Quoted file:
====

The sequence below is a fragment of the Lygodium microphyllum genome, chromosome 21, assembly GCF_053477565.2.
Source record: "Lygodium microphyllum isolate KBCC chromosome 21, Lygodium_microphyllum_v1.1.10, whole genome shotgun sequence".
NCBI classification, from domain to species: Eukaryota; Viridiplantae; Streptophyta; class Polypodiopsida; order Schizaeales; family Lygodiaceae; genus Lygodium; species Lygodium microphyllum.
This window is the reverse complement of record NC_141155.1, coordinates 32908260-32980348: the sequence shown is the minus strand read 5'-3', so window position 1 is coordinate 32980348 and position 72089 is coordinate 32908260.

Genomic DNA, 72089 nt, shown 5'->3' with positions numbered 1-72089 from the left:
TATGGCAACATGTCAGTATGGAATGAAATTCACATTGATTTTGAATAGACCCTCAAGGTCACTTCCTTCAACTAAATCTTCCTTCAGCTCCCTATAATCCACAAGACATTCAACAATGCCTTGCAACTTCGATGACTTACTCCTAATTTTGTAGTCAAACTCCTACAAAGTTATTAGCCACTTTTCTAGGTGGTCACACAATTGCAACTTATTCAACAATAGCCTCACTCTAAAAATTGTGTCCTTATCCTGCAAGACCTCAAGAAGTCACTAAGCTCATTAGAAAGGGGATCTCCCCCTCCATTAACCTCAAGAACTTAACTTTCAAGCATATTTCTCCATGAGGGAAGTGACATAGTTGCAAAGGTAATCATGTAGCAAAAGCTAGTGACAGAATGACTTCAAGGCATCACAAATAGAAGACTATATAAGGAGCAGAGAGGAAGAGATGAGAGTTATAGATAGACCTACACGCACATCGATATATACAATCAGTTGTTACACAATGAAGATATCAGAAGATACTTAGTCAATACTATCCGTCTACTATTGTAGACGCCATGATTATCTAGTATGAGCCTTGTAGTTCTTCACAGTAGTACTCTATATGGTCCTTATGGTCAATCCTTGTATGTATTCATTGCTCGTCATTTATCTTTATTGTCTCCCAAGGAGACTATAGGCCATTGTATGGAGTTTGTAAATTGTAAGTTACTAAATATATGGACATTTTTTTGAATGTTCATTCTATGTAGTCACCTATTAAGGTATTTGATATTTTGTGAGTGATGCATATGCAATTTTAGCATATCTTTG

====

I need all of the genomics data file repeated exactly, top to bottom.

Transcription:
The sequence below is a fragment of the Lygodium microphyllum genome, chromosome 21, assembly GCF_053477565.2.
Source record: "Lygodium microphyllum isolate KBCC chromosome 21, Lygodium_microphyllum_v1.1.10, whole genome shotgun sequence".
NCBI classification, from domain to species: Eukaryota; Viridiplantae; Streptophyta; class Polypodiopsida; order Schizaeales; family Lygodiaceae; genus Lygodium; species Lygodium microphyllum.
This window is the reverse complement of record NC_141155.1, coordinates 32908260-32980348: the sequence shown is the minus strand read 5'-3', so window position 1 is coordinate 32980348 and position 72089 is coordinate 32908260.

Genomic DNA, 72089 nt, shown 5'->3' with positions numbered 1-72089 from the left:
TATGGCAACATGTCAGTATGGAATGAAATTCACATTGATTTTGAATAGACCCTCAAGGTCACTTCCTTCAACTAAATCTTCCTTCAGCTCCCTATAATCCACAAGACATTCAACAATGCCTTGCAACTTCGATGACTTACTCCTAATTTTGTAGTCAAACTCCTACAAAGTTATTAGCCACTTTTCTAGGTGGTCACACAATTGCAACTTATTCAACAATAGCCTCACTCTAAAAATTGTGTCCTTATCCTGCAAGACCTCAAGAAGTCACTAAGCTCATTAGAAAGGGGATCTCCCCCTCCATTAACCTCAAGAACTTAACTTTCAAGCATATTTCTCCATGAGGGAAGTGACATAGTTGCAAAGGTAATCATGTAGCAAAAGCTAGTGACAGAATGACTTCAAGGCATCACAAATAGAAGACTATATAAGGAGCAGAGAGGAAGAGATGAGAGTTATAGATAGACCTACACGCACATCGATATATACAATCAGTTGTTACACAATGAAGATATCAGAAGATACTTAGTCAATACTATCCGTCTACTATTGTAGACGCCATGATTATCTAGTATGAGCCTTGTAGTTCTTCACAGTAGTACTCTATATGGTCCTTATGGTCAATCCTTGTATGTATTCATTGCTCGTCATTTATCTTTATTGTCTCCCAAGGAGACTATAGGCCATTGTATGGAGTTTGTAAATTGTAAGTTACTAAATATATGGACATTTTTTTGAATGTTCATTCTATGTAGTCACCTATTAAGGTATTTGATATTTTGTGAGTGATGCATATGCAATTTTAGCATATCTTTG